Research indicates that consumers unequivocally tend to be biased in favor of their home country’s products and against foreign products (Herche 1992; Levin and Jasper 1996; Shimp and Sharma 1987; Supphellen and Gronhaug 2003; Supphellen and Rittenburg 2001; Verlegh 2007). This bi-directional phenomenon of biased perceptions of products according to their domesticity is called “ethnocentric bias” (toward domestic and foreign products). Nevertheless, ethnocentric bias could be contradict between explicit and implicit attitudes (Maison et al. 2004), and varied across product categories as well (Balabanis and Diamantopoulos 2004; Cleveland et al. 2009). Although extant research has empirically established the existence of those variations, systematically theoretical explanations are still in their infancy.This paper focuses on the variations of ethnocentric bias between explicit and implicit attitudes across product categories. Based on previous research, the study attempts to identify the kinds of product categories to which consumers will show similar patterns in explicit and implicit ethnocentric biases, and the kinds of product categories to which consumers will not. Empirical studies have found that when consumers hold ambivalent attitudes toward a country, their willingness to buy emblematic brands of that country will become weaker (Russell et al. 2011). Thus, to identify product categories toward which ethnocentric consumers may hold ambivalent attitudes (e.g., inconsistent explicit and implicit attitudes) is critical for international marketers.The results exhibit several interesting findings: for typical products, consumer ethnocentrism is positively related to consumers’ explicit attitudes toward domestic products, and negatively related to consumers’ explicit attitudes toward foreign products. However, such ethnocentric bias cannot be found for consumers’ implicit attitudes. In other words, ethnocentric bias is obvious explicitly but not implicitly for typical products. Ethnocentric consumers will show their preference for domestic typical products and their prejudice for foreign typical products, but at the same time hold implicit attitudes similar to less ethnocentric consumers.For atypical products, consumer ethnocentrism is positively related to consumers’ attitudes toward domestic products both explicitly and implicitly. There is no ambivalence in this case. Atypical products are usually products of those weak industries of a country. Ethnocentric consumers have strong sympathy toward those domestic products and would like to sincerely support those industries. On the other hand, there is ambivalence in ethnocentric bias again for foreign atypical products. Although ethnocentric consumers tend to consistently show explicit prejudice to foreign products, associations with atypical foreign products are so weak in consumers’ minds that no significant relationship between consumer ethnocentrism and consumers’ implicit attitudes could be found.In summary, consumers tend to show ambivalent ethnocentric bias toward typical products. While their explicit ethnocentric biases are quite obvious, their implicit ethnocentric biases are not. This result implies that typical foreign products may suffer less from consumer ethnocentrism.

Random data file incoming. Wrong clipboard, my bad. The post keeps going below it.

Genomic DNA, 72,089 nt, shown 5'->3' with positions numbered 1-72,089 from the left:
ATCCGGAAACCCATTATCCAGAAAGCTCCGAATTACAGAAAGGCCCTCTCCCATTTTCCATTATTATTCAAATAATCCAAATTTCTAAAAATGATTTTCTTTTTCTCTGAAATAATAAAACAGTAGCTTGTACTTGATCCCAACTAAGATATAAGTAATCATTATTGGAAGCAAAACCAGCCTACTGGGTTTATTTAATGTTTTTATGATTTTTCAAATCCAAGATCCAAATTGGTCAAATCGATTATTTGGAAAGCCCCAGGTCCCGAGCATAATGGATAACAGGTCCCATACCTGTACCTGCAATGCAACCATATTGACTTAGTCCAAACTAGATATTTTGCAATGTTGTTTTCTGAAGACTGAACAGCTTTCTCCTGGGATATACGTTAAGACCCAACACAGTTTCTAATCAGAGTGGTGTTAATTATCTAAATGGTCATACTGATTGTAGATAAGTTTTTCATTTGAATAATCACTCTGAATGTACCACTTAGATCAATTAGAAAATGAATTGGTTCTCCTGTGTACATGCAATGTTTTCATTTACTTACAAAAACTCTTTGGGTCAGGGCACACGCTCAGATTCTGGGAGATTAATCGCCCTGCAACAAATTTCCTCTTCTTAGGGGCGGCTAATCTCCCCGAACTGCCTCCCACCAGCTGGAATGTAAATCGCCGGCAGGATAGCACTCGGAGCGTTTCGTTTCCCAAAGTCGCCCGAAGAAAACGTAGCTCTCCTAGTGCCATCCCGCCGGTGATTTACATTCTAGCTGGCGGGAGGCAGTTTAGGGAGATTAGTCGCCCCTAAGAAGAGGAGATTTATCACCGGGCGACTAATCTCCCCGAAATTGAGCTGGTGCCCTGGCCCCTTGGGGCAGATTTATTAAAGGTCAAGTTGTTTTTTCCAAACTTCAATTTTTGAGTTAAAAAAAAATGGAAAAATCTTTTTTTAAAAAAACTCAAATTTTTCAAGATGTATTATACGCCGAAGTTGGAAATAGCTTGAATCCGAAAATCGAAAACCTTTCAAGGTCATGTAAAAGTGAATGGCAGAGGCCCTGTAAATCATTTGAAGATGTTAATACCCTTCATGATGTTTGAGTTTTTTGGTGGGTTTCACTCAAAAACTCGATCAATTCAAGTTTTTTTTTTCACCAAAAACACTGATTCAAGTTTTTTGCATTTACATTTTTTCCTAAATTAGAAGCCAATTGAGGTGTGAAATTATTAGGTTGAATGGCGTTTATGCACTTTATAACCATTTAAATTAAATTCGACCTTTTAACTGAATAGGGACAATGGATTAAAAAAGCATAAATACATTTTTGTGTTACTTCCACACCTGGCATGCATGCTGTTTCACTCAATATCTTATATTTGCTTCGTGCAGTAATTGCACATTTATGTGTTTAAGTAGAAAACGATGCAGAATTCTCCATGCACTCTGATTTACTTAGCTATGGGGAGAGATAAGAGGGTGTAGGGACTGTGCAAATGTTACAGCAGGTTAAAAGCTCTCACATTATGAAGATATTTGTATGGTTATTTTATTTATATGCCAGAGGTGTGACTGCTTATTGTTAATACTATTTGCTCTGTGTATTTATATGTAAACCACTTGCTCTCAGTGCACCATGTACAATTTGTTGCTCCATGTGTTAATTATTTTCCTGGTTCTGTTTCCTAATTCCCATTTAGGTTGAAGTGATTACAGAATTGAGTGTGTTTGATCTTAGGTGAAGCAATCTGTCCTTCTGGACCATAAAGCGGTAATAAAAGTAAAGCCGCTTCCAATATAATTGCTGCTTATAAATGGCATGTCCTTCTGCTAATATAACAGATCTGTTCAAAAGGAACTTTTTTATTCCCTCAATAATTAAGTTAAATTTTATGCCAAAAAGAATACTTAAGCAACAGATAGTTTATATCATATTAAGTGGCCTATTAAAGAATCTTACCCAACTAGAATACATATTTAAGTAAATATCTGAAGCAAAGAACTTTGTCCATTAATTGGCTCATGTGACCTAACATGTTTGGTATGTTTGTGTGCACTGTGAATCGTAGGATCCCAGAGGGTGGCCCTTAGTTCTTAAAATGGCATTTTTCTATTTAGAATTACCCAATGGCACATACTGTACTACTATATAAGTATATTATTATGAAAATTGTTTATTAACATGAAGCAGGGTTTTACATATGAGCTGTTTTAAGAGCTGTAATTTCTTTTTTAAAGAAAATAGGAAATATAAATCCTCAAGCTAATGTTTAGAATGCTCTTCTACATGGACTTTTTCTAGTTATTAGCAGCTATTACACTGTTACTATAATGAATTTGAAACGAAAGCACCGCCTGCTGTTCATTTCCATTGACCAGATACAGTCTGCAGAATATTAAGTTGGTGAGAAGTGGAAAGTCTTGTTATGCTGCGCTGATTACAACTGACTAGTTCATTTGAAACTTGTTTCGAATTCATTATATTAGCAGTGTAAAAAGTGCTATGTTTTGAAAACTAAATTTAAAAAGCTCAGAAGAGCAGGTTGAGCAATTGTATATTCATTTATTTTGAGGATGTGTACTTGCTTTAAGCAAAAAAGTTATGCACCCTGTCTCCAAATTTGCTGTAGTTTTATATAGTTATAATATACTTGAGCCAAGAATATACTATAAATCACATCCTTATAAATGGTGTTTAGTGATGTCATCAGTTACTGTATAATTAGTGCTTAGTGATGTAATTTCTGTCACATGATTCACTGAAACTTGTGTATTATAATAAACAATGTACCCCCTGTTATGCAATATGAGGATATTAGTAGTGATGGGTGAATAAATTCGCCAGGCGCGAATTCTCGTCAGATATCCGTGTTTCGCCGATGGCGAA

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- Ambivalence in Ethnocentric Bias